A new study by researchers at New York University has discovered that President Trump and his political action committee (PAC) spent $274,000 on ads on Facebook since early May 2018 — the most of any other political ad spender. The US leader and his PAC heavily outpaced the second-biggest spender, Planned Parenthood Federation of America, which spent just over $188,000 for the same period of time.
Data for the study was compiled from Facebook’s relatively new ad archive. Launched in May, the archive shows all the ads on Facebook and who paid for them. It also includes impressions, or information about how many times the ad was viewed and the reactions it received. Facebook also changed its policy in May to require political ads to disclose who paid for them.
Analysis of the data by researchers Laura Edelson, Shikhar Sakhuga, and Damon McCoy also showed that the ads purchased by the president and his PAC were seen the most by Facebook users. They were viewed by more than 37 million people from May through July. In contrast, the ads by Planned Parenthood were seen by 24 million people.
Social media was a huge part of Trump’s presidential campaign in 2016. The ad push on Facebook was one of several social media campaigns that helped the Republican win the election. Brad Parscale, the digital ad director for the Trump Campaign, previously acknowledged that his team used Facebook’s targeted ad campaigns to reach voters during the election.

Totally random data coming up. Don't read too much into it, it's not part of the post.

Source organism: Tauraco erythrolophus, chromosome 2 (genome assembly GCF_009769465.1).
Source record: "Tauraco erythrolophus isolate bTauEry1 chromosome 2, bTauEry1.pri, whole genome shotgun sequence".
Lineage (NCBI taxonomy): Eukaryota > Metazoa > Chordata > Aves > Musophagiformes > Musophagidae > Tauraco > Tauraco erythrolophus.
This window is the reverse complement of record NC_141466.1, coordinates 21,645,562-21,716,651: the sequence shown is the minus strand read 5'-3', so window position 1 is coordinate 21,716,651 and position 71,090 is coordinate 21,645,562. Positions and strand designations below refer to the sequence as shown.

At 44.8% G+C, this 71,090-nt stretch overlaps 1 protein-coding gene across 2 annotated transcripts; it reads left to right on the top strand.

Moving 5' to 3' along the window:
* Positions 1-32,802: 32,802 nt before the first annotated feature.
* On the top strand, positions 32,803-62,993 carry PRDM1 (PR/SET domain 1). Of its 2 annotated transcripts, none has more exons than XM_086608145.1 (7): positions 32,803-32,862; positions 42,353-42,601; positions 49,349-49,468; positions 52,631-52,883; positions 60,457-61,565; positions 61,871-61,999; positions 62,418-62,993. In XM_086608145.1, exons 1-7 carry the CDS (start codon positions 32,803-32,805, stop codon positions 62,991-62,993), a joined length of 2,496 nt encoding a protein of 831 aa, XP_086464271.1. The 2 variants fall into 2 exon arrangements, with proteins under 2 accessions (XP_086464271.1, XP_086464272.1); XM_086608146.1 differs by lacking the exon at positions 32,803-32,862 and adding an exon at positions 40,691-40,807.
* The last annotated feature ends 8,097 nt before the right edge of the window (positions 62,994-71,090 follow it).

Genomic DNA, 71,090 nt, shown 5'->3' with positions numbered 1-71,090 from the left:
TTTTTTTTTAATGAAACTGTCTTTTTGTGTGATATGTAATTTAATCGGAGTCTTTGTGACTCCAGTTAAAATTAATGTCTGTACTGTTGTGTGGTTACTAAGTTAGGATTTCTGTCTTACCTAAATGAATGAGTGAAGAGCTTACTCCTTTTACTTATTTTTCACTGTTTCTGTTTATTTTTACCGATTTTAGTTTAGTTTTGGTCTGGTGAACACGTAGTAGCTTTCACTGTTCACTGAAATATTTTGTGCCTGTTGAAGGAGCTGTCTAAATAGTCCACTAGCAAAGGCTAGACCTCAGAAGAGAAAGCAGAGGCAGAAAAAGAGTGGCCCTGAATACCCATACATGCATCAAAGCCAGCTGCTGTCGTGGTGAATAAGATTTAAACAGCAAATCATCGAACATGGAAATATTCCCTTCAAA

Parscale explained in an interview with CBC News that one of his main responsibilities was creating carefully-tailored digital ads to millions of people. While the campaign used other digital platforms like Google and Twitter, they focused on Facebook. For his successful work done on the 2016 campaign, Parscale was selected as Trump’s 2020 campaign manager.
Trump and his PAC often run a dozen versions of the same ad, then they push the ones that perform the best to a wider audience. This kind of specific ad targeting came under scrutiny earlier this year. Data company Cambridge Analytica was found to have mined 50 million Facebook profiles for information.
Cambridge Analytica was on the Trump campaign’s payroll in the lead up to the election, but it repeatedly denied any of the data was used to help the president win.
It’s worth noting that the researchers found 43,575 cases in the archive where ads didn’t identify a sponsor. This means the person who purchased the ad didn’t follow Facebook’s new verification process.
There are a few caveats to Facebook’s ad archive, such as how the company allows information to be searched and displayed, but the work still shows how the archive can be used for political campaign analysis. For now, the archive shows Trump’s interest in drumming up support for his latest Supreme Court pick.